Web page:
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Elizabeth Street Garden Targeted for Affordable Housing

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The future of a city-owned plot of land in Little Italy is up for debate, as some want it to be open space, while others want it to be affordable housing.

There are two competing visions for a more than 20,000-square-foot plot of land on Elizabeth Street.

"It's a human need to have some open green space, and this neighborhood is particularly congested," said Jennifer Romine, who supports a garden that's on the plot of land.

"We all need more open space, sure, but we need affordable housing," said City Councilwoman Margaret Chin of Manhattan.

The spot, located between Prince Street and Spring Street, is a rare thing in Manhattan, open space owned by the city.

As part of a redevelopment plan around the Seward Park area on the Lower East Side, Chin negotiated with the Bloomberg administration to also turn the lot in Little Italy into affordable housing.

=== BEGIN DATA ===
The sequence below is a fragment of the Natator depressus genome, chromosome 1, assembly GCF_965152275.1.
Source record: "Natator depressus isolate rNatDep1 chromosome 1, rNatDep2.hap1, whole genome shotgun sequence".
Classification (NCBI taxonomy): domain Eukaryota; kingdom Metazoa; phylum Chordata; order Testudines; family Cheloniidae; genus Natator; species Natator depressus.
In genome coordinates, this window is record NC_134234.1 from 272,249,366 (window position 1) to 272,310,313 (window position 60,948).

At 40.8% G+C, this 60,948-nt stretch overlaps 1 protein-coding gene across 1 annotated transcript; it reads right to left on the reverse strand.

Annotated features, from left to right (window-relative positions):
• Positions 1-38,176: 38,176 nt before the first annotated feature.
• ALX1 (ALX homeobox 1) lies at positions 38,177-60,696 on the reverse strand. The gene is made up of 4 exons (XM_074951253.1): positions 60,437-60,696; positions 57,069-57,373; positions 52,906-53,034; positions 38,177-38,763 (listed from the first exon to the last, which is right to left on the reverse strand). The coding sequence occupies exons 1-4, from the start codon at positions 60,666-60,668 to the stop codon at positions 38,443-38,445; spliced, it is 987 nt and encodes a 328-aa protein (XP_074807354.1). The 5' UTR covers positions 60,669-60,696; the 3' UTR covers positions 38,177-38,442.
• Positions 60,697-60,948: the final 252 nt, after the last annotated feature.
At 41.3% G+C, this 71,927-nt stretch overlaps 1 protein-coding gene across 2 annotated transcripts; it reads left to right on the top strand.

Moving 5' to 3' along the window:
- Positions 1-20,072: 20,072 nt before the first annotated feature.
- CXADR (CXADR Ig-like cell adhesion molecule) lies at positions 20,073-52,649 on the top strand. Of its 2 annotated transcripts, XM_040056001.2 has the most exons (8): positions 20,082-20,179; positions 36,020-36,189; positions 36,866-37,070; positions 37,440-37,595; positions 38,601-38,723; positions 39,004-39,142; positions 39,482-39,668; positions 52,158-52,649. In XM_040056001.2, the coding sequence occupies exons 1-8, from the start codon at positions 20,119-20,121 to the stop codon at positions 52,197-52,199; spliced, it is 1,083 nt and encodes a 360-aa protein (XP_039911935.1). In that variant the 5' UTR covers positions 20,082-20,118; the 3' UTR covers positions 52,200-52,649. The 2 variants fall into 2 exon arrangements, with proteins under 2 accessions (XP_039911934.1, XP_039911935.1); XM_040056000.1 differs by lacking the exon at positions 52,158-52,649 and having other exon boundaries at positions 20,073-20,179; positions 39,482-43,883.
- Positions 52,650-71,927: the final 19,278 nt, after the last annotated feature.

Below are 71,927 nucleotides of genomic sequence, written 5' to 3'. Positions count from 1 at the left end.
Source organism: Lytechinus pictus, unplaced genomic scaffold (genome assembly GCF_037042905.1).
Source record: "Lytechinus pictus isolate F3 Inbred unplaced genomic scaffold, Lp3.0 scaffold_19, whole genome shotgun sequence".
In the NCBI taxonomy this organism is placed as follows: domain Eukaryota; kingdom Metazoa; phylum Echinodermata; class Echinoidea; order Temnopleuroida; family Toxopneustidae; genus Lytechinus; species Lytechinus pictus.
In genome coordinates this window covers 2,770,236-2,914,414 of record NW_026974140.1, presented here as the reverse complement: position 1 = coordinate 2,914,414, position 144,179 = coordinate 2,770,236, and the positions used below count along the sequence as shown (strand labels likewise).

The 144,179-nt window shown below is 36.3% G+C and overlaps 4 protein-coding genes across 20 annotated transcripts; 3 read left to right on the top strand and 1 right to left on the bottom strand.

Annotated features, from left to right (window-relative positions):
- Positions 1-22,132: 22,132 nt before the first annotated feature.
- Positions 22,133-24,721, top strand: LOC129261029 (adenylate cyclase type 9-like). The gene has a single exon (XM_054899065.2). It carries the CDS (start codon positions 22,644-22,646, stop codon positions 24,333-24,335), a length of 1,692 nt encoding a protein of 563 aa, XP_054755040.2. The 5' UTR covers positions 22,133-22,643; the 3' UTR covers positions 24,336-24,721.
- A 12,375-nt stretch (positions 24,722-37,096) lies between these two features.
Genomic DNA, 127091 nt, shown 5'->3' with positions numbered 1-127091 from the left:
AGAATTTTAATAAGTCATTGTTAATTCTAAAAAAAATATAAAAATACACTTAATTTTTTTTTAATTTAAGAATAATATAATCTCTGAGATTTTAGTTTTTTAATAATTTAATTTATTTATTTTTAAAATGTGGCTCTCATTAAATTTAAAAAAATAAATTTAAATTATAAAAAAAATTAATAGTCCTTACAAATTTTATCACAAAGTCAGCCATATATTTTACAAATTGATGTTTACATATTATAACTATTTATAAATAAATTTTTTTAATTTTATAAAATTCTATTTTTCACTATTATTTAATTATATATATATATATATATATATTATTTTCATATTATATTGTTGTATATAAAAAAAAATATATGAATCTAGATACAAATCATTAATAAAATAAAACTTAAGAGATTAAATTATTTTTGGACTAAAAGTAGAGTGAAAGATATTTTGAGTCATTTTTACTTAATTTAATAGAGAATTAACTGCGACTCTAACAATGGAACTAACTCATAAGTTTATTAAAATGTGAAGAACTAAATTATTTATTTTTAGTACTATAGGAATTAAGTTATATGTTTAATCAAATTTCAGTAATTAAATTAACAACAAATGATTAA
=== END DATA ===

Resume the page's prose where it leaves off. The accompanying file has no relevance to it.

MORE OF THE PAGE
"On this land, we can build more than 100 units of affordable housing for seniors, for low-income family, for working families," Chin said.

Since 1990, Allan Reiver has leased the land from the city and used it as storage for his statues and antiques, which he collects and sells. Since about 2005, people were allowed to visit it through his gallery next door, but after that affordable housing deal in 2012, he opened it up to the public in 2013.

"It's unique. It's one-of-a-kind. It can't be replaced," Reiver said.

When it opened, organizers named it the Elizabeth Street Garden and vowed to preserve it. Advocates cited a lack of green space in the area.

The community board has passed a resolution supporting the cause.

"We have opened these gates and people have flooded in, and people from all walks of life," said Emily Hellstrom, an Elizabeth Street Garden organizer. "This is really a community center, and one that we really lack."

Chin sees the land differently.

"It's not an open space, it's a storage space," she said. "This site is where we can build some good, solid affordable housing."

A spokesman for the city's Department of Housing Preservation and Development said this is still in the early stages, and they plan to work with both the community board and the councilwoman to figure out what ultimately happens.

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